The prompt today on the official blog was to write a rhyming charm, which got me thinking about traditional forms, or any forms at all really. My favourite of all the “restrictive” forms of poetry is definitely the sevenling, which I think may have been popularised by Roddy Lumsden. The rules are this:
Seven lines. The first three express three ideas that are connected. The three ideas can either exist on each separate line or not, that doesn’t matter. The next three (next stanza), has to have three more ideas that are slightly moved away from the first three, but still connected to eachother, and the mood of the poem overall. Finally, the seventh line has to be the unexpected punchline that ties the whole thing together. So here is mine, and it’s called Letters to and from a murderer.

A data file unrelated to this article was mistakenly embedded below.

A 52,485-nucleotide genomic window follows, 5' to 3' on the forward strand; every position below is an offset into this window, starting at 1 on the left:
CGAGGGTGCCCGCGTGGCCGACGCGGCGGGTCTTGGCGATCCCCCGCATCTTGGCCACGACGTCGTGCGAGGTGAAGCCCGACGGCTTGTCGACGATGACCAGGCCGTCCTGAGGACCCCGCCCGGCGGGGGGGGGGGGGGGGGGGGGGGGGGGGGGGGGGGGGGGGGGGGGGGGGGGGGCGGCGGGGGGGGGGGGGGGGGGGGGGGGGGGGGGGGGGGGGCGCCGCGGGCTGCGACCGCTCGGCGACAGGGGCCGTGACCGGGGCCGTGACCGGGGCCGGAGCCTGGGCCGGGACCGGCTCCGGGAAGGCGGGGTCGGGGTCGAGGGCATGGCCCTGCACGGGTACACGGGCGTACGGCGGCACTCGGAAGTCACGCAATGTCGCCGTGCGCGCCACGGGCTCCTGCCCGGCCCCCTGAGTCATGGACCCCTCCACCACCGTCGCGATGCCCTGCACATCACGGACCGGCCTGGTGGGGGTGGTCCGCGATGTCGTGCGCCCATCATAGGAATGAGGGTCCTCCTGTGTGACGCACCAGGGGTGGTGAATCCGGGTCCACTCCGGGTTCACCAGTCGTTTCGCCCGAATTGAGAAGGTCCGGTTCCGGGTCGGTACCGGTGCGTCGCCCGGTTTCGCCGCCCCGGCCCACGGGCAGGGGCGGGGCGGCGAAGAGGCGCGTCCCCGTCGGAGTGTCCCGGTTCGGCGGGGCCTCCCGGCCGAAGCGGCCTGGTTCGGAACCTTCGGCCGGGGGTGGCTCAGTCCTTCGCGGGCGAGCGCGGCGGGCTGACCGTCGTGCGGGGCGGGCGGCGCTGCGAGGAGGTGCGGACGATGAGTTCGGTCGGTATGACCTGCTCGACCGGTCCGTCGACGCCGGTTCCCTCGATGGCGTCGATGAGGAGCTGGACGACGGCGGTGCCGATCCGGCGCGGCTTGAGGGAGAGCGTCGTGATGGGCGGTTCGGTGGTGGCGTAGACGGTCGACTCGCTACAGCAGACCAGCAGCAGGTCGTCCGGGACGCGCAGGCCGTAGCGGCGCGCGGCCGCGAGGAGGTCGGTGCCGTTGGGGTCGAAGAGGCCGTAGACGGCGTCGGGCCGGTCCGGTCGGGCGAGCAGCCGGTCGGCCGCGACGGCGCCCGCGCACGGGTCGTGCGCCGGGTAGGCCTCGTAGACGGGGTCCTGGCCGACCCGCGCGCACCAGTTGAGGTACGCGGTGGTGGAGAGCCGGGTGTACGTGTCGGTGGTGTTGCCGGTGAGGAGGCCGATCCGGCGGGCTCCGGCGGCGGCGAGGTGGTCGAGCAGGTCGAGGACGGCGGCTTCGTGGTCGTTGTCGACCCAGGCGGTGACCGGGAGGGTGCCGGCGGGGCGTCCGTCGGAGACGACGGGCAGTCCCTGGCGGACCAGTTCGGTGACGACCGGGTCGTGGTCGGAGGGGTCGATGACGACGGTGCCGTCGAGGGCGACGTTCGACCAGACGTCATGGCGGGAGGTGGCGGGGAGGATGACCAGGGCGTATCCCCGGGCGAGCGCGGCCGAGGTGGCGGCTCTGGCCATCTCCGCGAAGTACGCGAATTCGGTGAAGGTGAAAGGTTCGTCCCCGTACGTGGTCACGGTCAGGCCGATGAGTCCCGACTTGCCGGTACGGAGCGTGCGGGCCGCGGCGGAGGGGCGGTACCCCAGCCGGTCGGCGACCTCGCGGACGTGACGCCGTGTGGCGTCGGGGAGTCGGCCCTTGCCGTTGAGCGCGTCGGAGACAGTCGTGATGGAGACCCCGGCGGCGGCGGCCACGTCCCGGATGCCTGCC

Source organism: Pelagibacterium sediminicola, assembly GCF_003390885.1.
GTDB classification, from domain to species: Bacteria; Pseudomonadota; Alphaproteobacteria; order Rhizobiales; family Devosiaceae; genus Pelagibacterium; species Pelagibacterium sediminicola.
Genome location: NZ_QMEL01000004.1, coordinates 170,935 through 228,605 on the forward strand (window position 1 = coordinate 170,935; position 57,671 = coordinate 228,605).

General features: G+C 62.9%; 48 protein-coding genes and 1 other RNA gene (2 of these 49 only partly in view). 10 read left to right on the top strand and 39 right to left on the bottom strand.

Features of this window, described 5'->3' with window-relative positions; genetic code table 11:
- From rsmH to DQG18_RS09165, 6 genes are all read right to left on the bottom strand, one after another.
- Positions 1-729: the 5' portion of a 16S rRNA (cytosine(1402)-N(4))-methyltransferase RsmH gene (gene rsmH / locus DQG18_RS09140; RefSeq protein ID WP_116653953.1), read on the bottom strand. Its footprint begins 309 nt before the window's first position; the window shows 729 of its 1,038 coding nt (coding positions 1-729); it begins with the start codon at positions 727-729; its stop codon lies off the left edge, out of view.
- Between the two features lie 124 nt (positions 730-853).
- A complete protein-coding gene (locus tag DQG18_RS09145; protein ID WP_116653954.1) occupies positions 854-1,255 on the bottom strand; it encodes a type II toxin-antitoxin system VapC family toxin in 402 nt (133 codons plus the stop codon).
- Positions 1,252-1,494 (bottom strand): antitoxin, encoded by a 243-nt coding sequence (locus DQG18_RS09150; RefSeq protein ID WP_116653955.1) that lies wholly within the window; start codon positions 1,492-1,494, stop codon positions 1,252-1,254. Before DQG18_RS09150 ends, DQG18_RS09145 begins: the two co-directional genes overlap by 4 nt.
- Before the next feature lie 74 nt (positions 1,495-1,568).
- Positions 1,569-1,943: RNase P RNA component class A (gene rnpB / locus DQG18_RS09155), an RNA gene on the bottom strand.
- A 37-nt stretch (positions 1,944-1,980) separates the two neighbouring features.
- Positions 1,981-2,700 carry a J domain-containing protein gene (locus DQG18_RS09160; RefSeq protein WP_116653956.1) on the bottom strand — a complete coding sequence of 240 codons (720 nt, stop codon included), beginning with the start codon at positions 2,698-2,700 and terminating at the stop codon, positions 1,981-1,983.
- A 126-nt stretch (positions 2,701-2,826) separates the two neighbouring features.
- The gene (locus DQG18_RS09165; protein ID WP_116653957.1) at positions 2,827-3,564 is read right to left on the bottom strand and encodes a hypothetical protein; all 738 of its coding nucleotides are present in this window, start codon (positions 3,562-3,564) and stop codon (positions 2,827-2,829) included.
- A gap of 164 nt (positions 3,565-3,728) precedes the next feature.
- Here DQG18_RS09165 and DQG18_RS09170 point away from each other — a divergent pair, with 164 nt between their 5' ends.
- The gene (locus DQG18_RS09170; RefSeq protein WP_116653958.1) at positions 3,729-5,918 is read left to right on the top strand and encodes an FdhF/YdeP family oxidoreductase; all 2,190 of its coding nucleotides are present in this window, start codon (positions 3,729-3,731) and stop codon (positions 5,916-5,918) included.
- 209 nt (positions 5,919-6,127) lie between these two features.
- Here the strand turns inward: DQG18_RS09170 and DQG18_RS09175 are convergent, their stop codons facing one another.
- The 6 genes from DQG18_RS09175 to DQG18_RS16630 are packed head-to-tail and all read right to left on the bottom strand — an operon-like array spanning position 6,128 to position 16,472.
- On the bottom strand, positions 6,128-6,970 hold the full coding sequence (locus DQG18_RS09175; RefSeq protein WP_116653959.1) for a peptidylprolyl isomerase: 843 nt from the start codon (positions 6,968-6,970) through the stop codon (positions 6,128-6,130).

I was high on speed, the kitchen raining.
Three weeks late, and he’d been gone a month
so I drank enough scotch to flush his memory out,
and write on walls to work out how I’m feeling, and
tell that to the doctor when he comes to check my
pulse. “My best friend’s cut off my supply” I tell him.
A letter drops. Finally, a reply from my murderer.
NB – This poem is not a rip off of Luke Kennard’s FANTASTIC “The Murderer”. I did actually once write to, and receive a letter from, a convicted murderer called Michael Alig, so that’s what this is about.